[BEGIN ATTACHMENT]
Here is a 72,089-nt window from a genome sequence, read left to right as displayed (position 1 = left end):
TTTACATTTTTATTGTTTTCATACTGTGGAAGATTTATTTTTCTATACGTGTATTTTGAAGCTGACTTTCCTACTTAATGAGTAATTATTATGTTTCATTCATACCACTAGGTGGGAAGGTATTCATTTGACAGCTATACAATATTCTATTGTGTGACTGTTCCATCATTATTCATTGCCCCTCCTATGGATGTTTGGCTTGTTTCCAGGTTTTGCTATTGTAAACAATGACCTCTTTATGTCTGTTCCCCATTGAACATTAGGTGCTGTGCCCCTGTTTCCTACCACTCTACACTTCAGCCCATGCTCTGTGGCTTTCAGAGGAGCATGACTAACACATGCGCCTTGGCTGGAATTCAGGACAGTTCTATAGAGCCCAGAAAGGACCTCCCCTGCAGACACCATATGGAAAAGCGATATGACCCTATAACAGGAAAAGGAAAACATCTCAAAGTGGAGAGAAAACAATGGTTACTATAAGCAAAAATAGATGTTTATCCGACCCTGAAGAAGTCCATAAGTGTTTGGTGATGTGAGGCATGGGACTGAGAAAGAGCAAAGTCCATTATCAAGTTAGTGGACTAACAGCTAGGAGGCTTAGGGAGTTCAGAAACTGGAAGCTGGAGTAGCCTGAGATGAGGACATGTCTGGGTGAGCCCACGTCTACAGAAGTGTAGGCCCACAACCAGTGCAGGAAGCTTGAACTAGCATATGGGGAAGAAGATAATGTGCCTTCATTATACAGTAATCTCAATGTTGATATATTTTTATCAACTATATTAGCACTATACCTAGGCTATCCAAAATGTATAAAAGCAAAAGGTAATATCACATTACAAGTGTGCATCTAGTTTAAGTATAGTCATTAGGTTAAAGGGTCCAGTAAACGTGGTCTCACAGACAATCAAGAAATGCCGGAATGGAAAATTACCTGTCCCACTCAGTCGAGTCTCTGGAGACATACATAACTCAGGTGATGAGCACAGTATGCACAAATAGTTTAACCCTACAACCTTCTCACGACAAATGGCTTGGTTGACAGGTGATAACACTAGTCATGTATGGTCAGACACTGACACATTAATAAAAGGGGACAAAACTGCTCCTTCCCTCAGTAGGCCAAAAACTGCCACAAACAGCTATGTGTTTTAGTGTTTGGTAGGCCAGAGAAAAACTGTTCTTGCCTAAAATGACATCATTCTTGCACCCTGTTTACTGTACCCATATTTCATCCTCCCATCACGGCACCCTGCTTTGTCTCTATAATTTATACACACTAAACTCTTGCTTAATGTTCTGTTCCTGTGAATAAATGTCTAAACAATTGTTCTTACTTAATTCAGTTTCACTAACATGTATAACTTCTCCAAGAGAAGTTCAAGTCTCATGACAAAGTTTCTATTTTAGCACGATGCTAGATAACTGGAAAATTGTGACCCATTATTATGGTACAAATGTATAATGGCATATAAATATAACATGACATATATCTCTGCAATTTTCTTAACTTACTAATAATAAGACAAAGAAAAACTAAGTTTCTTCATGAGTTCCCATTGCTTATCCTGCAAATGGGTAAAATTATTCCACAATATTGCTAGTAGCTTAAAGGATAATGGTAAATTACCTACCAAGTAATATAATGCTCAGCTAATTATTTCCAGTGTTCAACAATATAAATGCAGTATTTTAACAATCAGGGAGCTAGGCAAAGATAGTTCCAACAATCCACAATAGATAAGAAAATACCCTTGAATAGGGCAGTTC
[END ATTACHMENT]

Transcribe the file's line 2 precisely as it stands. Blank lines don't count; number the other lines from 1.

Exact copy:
TTTACATTTTTATTGTTTTCATACTGTGGAAGATTTATTTTTCTATACGTGTATTTTGAAGCTGACTTTCCTACTTAATGAGTAATTATTATGTTTCATTCATACCACTAGGTGGGAAGGTATTCATTTGACAGCTATACAATATTCTATTGTGTGACTGTTCCATCATTATTCATTGCCCCTCCTATGGATGTTTGGCTTGTTTCCAGGTTTTGCTATTGTAAACAATGACCTCTTTATGTCTGTTCCCCATTGAACATTAGGTGCTGTGCCCCTGTTTCCTACCACTCTACACTTCAGCCCATGCTCTGTGGCTTTCAGAGGAGCATGACTAACACATGCGCCTTGGCTGGAATTCAGGACAGTTCTATAGAGCCCAGAAAGGACCTCCCCTGCAGACACCATATGGAAAAGCGATATGACCCTATAACAGGAAAAGGAAAACATCTCAAAGTGGAGAGAAAACAATGGTTACTATAAGCAAAAATAGATGTTTATCCGACCCTGAAGAAGTCCATAAGTGTTTGGTGATGTGAGGCATGGGACTGAGAAAGAGCAAAGTCCATTATCAAGTTAGTGGACTAACAGCTAGGAGGCTTAGGGAGTTCAGAAACTGGAAGCTGGAGTAGCCTGAGATGAGGACATGTCTGGGTGAGCCCACGTCTACAGAAGTGTAGGCCCACAACCAGTGCAGGAAGCTTGAACTAGCATATGGGGAAGAAGATAATGTGCCTTCATTATACAGTAATCTCAATGTTGATATATTTTTATCAACTATATTAGCACTATACCTAGGCTATCCAAAATGTATAAAAGCAAAAGGTAATATCACATTACAAGTGTGCATCTAGTTTAAGTATAGTCATTAGGTTAAAGGGTCCAGTAAACGTGGTCTCACAGACAATCAAGAAATGCCGGAATGGAAAATTACCTGTCCCACTCAGTCGAGTCTCTGGAGACATACATAACTCAGGTGATGAGCACAGTATGCACAAATAGTTTAACCCTACAACCTTCTCACGACAAATGGCTTGGTTGACAGGTGATAACACTAGTCATGTATGGTCAGACACTGACACATTAATAAAAGGGGACAAAACTGCTCCTTCCCTCAGTAGGCCAAAAACTGCCACAAACAGCTATGTGTTTTAGTGTTTGGTAGGCCAGAGAAAAACTGTTCTTGCCTAAAATGACATCATTCTTGCACCCTGTTTACTGTACCCATATTTCATCCTCCCATCACGGCACCCTGCTTTGTCTCTATAATTTATACACACTAAACTCTTGCTTAATGTTCTGTTCCTGTGAATAAATGTCTAAACAATTGTTCTTACTTAATTCAGTTTCACTAACATGTATAACTTCTCCAAGAGAAGTTCAAGTCTCATGACAAAGTTTCTATTTTAGCACGATGCTAGATAACTGGAAAATTGTGACCCATTATTATGGTACAAATGTATAATGGCATATAAATATAACATGACATATATCTCTGCAATTTTCTTAACTTACTAATAATAAGACAAAGAAAAACTAAGTTTCTTCATGAGTTCCCATTGCTTATCCTGCAAATGGGTAAAATTATTCCACAATATTGCTAGTAGCTTAAAGGATAATGGTAAATTACCTACCAAGTAATATAATGCTCAGCTAATTATTTCCAGTGTTCAACAATATAAATGCAGTATTTTAACAATCAGGGAGCTAGGCAAAGATAGTTCCAACAATCCACAATAGATAAGAAAATACCCTTGAATAGGGCAGTTC